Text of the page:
‘January’ by Tramps of Days: A Thrilling, Micro-Ambitious Stepping Stone Towards the Bold and New (Album Review)
Any angsty teenager who can’t get laid can pick up a guitar, get their bearings, and pluck away their growing pains through the catharsis of song. That’s the natural way, and it’s been the beginning of some of music’s most iconic and influential figures. But amidst an overabundance of polished-but-samey rock and indie pop imitators that spring from that tradition, a compilation like January, the 2014 debut mixtape of Lowcountry artist Tramps of Days (Tom Crenshaw), feels like a strike of lightening from a clear blue sky; there is no preparing for it.
Of course, anyone in my life would peg me as the first to paint such a glowing, hyperbolic picture of Tom Crenshaw. I’ve had the pleasure of knowing him personally for nearly 10 years, and to see him slowly blossom into a potent musical chemist has been a humbling experience. So in the name of integrity, I admit that the album is not a masterpiece; by design, it shouldn’t be. It is a collection of fragments, impressions, and ideas that come together to create a kind of musical sampler to push and humor his various sonic fascinations. And what a sampler it is.
Crenshaw made the album with middling resources, utilizing a consumer-grade microcassette recorder and a kaleidoscope of influences, ranging from the tender folk of Nick Drake to the forlorn ambience of Brian Eno, to create a rich and immersive DIY soundscape that at times evokes both the grainy warmth of home video as much the underground discovery of bands like Black Moth Super Rainbow and even filmmakers like Harmony Korine. Here, I thought on first listen, is a work by an artist, however young and budding, who is not the net sum of his inspirations — he has thrown off the training wheels and dared to explore for its own sake the soft-tissue of musical anatomy, however deceptively and modestly.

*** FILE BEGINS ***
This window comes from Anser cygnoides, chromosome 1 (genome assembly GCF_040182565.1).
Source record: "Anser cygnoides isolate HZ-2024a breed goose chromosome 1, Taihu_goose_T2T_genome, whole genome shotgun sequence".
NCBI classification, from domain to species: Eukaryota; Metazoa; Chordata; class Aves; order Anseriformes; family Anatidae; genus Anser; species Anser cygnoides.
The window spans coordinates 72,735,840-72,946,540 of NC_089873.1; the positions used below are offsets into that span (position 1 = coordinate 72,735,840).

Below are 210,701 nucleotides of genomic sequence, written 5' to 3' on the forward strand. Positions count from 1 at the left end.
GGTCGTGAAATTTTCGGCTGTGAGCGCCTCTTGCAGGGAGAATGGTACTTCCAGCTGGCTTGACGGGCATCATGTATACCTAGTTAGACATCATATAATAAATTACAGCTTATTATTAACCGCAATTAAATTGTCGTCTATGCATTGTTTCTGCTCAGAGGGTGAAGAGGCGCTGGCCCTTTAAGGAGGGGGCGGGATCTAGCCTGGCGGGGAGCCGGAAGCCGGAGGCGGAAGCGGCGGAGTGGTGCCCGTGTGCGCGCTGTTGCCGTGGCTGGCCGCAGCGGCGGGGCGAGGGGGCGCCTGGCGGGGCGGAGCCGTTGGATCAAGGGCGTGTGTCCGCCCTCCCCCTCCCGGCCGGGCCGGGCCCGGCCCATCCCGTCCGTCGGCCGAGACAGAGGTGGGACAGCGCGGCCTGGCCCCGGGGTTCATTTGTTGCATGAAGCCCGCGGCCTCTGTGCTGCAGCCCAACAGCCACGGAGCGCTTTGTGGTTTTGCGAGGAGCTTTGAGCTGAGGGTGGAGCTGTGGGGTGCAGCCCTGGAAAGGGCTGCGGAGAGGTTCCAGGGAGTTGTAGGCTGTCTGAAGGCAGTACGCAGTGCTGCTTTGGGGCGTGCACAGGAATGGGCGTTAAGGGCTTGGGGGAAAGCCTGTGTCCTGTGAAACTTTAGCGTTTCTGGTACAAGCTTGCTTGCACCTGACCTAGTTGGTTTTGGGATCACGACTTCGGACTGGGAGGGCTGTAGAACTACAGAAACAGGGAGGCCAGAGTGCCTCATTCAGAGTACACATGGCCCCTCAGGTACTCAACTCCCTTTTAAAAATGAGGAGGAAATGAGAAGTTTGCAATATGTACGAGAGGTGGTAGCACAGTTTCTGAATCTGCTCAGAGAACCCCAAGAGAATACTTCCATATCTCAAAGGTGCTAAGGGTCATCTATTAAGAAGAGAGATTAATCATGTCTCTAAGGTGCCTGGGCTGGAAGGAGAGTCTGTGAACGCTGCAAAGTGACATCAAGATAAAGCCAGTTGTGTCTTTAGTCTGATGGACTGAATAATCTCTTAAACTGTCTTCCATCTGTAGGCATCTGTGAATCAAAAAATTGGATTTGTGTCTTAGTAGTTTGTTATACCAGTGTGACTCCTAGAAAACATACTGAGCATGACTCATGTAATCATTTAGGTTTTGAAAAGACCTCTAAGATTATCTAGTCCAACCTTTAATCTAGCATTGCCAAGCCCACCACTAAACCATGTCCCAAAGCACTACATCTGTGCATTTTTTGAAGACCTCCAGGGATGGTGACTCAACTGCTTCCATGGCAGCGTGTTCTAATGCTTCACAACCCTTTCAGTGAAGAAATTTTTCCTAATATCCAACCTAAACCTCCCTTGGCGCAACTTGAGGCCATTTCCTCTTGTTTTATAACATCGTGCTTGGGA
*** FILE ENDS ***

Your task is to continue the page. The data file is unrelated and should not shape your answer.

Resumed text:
Track-by-track, the collection breaks down as follows:
Track 1: “The Freewheelin’ Tom Crenshaw”
Perhaps the most modest track on the whole tape, “Freewheeling'” is little more than brief guitar strum that reveals a pleasing if slight structure. What it does, however, is introduce to the whir-and-buzz of the analog bath in which the whole album is drenched, and it renders even the most incomplete idea pleasing and cozy.
Track 2: “The Catfish and the Gambler”
Here is where Crenshaw’s mischievousness is perhaps most proudly on display. Essentially a collection of noise effects reminiscent of works like Brian Wilson’s Pet Sounds, a song like Catfish proves that Tom Crenshaw truly has nothing to prove. You feel invited into the artist’s musical invention; through trial-and-error, he is building his signature sound right in front of you, and he isn’t necessarily afraid of how it looks.
Track 3: “Pterocarpus Angolensis”
On “Pterocarpus”, Crenshaw gently dips the listener into a pool of stretching, guitar-driven ambience. Simple, but effective.
Track 4: “No Shame, These Angels Sing Out For My Tape (feat. Odysseus Trap)”
A strange song, “No Shame” evolves from minimalist to vaguely tropical to something that can only be described as unapologetically whacky. And I love just about everything in it. The track is a perfect example of how the seemingly random experimentation often reveals a subtle, surprising structure that eventually shoots through the whole collection.
Track 5: “Fruiths (Interlude)”
A brief 45-second track of heavily muffled dialog, featuring the microcassette sound at its most thickly analog. Not much to add here.
Track 6: “The Trials of Thomas Smith, Fish”
Were it not for the final track of the album, this would be the highlight for me. Here, Crenshaw blends the playfulness of “The Catfish and the Gambler” and “No Shame” with a strange poignancy that’s difficult to pin down. And all the better for it.